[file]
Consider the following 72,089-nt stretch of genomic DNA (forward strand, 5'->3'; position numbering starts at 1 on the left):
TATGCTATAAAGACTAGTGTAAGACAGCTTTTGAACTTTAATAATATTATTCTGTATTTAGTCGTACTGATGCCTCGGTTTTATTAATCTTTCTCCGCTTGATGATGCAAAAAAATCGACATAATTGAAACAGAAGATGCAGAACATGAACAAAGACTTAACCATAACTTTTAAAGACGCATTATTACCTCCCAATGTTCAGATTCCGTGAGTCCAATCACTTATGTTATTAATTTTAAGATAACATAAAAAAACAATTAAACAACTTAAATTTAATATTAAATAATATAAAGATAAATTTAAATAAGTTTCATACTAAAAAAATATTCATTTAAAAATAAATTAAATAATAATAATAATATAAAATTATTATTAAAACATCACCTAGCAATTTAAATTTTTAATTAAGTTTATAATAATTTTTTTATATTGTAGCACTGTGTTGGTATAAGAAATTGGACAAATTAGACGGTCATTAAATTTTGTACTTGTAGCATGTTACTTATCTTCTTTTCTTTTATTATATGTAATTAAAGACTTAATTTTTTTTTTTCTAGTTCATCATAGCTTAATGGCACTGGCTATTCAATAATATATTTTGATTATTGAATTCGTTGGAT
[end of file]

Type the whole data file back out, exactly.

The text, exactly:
Consider the following 72,089-nt stretch of genomic DNA (forward strand, 5'->3'; position numbering starts at 1 on the left):
TATGCTATAAAGACTAGTGTAAGACAGCTTTTGAACTTTAATAATATTATTCTGTATTTAGTCGTACTGATGCCTCGGTTTTATTAATCTTTCTCCGCTTGATGATGCAAAAAAATCGACATAATTGAAACAGAAGATGCAGAACATGAACAAAGACTTAACCATAACTTTTAAAGACGCATTATTACCTCCCAATGTTCAGATTCCGTGAGTCCAATCACTTATGTTATTAATTTTAAGATAACATAAAAAAACAATTAAACAACTTAAATTTAATATTAAATAATATAAAGATAAATTTAAATAAGTTTCATACTAAAAAAATATTCATTTAAAAATAAATTAAATAATAATAATAATATAAAATTATTATTAAAACATCACCTAGCAATTTAAATTTTTAATTAAGTTTATAATAATTTTTTTATATTGTAGCACTGTGTTGGTATAAGAAATTGGACAAATTAGACGGTCATTAAATTTTGTACTTGTAGCATGTTACTTATCTTCTTTTCTTTTATTATATGTAATTAAAGACTTAATTTTTTTTTTTCTAGTTCATCATAGCTTAATGGCACTGGCTATTCAATAATATATTTTGATTATTGAATTCGTTGGAT